[SciPy-dev] Duplicate functionality.

Charles R Harris charlesr.harris@gmail....
Sun Dec 20 20:48:10 CST 2009


On Sun, Dec 20, 2009 at 6:46 PM, David Goldsmith <d.l.goldsmith@gmail.com>wrote:

> On Sun, Dec 20, 2009 at 4:03 PM, Charles R Harris
> <charlesr.harris@gmail.com> wrote:
> > Hi All,
> >
> > There are two versions of bisection for finding roots, bisect in zeros.py
> > and bisection in minpack.py. I think it might be appropriate to deprecate
> > bisection with a suggestion to use bisect instead. Along the same lines,
> I
> > think newton should be moved into the zeros module. Thoughts?
> >
> > Chuck
>
> First off, are the implementations equivalent, e.g., do they both
> return the same results for test cases, and with essentially the same
> speed?  Are they both implemented at the C level?  Both at the Python?
>  One one way, the other the other?  You see where I'm going with this:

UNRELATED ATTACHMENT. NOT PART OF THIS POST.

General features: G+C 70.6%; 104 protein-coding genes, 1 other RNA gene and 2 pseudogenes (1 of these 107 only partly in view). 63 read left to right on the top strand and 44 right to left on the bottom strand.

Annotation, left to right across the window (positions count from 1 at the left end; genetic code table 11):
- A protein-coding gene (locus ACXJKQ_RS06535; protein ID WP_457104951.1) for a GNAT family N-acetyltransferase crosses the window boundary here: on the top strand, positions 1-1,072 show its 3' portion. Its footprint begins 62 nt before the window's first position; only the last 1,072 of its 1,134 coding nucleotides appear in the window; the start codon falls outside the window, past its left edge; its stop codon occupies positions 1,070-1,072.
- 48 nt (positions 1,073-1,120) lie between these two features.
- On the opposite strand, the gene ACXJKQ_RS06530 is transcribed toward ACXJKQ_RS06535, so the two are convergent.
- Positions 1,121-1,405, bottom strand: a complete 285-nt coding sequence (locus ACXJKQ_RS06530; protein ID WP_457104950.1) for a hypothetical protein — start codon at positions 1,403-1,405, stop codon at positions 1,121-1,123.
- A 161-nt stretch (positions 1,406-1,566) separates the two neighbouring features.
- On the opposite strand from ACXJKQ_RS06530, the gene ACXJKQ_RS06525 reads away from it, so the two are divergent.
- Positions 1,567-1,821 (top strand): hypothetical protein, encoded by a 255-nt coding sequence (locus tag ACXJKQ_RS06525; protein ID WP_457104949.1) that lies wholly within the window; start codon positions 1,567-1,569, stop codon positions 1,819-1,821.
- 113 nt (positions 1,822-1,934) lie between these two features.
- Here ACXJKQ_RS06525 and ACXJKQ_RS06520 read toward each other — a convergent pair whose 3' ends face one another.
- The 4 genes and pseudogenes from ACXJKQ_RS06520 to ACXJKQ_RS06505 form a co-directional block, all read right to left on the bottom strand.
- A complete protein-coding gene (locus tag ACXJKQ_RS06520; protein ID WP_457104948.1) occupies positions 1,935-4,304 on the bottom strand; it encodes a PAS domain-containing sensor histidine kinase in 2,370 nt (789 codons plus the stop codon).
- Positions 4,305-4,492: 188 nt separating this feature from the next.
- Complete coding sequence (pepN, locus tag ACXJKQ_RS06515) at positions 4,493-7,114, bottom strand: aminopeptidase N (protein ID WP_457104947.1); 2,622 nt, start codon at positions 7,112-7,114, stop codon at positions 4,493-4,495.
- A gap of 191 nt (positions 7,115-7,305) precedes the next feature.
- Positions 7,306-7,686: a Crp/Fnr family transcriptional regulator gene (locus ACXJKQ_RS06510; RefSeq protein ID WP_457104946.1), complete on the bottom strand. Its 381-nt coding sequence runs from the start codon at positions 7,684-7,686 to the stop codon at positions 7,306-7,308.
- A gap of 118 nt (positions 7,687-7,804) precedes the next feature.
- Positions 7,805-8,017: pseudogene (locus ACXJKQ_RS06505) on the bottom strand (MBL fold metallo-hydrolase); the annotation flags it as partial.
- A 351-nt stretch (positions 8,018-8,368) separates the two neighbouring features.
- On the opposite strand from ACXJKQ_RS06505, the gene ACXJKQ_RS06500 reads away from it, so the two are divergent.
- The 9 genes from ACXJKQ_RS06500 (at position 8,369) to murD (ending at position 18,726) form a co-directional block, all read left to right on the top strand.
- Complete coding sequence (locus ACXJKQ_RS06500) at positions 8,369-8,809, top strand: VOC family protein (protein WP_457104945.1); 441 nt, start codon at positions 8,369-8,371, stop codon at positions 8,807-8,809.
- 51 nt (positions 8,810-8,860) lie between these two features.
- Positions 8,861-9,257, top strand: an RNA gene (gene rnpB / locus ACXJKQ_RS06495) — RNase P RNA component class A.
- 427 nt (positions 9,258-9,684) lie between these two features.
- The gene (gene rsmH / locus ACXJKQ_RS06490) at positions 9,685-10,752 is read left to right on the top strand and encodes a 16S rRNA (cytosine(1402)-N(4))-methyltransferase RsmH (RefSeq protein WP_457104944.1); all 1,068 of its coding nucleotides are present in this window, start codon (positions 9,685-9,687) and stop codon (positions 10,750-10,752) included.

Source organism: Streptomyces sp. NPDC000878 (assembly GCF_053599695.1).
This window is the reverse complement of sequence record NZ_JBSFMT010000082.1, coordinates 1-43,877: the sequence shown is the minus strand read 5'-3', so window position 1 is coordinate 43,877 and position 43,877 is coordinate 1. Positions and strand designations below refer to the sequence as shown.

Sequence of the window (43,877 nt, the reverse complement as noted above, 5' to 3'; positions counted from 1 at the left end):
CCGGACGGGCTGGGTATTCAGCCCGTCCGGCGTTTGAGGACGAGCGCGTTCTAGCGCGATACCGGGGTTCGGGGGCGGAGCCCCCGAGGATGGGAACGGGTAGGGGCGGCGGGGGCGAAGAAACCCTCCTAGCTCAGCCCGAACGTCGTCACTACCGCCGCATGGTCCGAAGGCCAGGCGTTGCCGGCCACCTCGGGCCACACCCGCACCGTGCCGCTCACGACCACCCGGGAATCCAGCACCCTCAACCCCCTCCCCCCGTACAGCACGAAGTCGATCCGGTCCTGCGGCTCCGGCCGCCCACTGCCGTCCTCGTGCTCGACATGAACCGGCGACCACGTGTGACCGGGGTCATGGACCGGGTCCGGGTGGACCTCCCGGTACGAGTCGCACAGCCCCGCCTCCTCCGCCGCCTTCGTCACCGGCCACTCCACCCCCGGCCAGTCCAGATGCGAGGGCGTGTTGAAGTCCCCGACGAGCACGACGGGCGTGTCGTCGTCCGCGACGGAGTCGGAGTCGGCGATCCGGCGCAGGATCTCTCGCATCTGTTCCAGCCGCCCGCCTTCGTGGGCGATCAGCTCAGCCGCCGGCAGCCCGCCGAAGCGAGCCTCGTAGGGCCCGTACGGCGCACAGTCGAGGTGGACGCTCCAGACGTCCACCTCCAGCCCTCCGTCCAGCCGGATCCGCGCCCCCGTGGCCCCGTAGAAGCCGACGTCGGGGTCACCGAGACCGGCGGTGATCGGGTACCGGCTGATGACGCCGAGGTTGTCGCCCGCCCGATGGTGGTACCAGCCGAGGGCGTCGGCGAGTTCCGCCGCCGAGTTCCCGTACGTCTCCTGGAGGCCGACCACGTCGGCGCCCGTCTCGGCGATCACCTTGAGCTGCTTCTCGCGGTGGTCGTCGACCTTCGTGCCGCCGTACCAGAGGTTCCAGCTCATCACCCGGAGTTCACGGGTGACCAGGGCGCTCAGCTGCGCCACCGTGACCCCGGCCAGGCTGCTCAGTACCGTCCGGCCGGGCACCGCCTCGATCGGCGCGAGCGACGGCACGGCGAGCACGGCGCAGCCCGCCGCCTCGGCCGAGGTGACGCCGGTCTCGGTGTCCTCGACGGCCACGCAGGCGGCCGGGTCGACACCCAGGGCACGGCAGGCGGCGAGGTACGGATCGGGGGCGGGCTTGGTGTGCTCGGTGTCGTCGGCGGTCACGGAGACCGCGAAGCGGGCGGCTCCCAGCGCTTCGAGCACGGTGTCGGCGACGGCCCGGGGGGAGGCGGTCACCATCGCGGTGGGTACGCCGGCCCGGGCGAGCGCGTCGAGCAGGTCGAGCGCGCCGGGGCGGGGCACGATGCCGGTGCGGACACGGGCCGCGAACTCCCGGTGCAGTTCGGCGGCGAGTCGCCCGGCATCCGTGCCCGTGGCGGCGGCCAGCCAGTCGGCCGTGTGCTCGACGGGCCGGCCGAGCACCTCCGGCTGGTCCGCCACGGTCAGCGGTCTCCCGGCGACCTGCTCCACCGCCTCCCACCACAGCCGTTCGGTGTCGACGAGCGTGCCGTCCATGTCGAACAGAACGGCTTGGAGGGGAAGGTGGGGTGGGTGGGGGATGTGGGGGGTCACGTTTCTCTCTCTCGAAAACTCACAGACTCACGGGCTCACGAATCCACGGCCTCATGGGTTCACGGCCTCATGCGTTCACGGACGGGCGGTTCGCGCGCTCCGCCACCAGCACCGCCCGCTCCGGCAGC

> make sure you keep the "right" one. :-)
>
>
Bisection is in python, bisect is in C and a bit faster. I haven't checked
the comparative accuracy, bisect is the only one currently tested. Newton
isn't tested either.


> Second, it's been a while, but my recollection is that some
> minimization methods (e.g., conjugate gradient) rely fundamentally on
> the bisection method, correct?  Is bisection called within minpack.py?
>

Doesn't look like it. Newton doesn't seem to be called anywhere either.

 More than once?  Do you really want to add an import zeros into
> minpack.py and replace bisection everywhere with zeros.bisect?


No, but I don't think any of the routines are needed there. The c versions
of the zero finders were written back around 2003 (by me) and came later
than the versions in minpack. I think the current placement is a bit of an
historical accident.


> (It's
> a semi-rhetorical question: I know it's not that big a deal to do so,
> "but if it ain't broke, don't fix it"; of course, code divergence is a
> source of future breakage...)
>
>
Maintenance can get to be a hassle, but that really isn't a problem yet.

Those would be my only concerns about that; as far as moving newton
> into zeros, I assume we'd keep a copy where it is through two release
> cycles and add a "this has been moved" warning, correct?
>
>
Actually, I'd like to move zeros too, but that is probably a change too much
;)

Chuck
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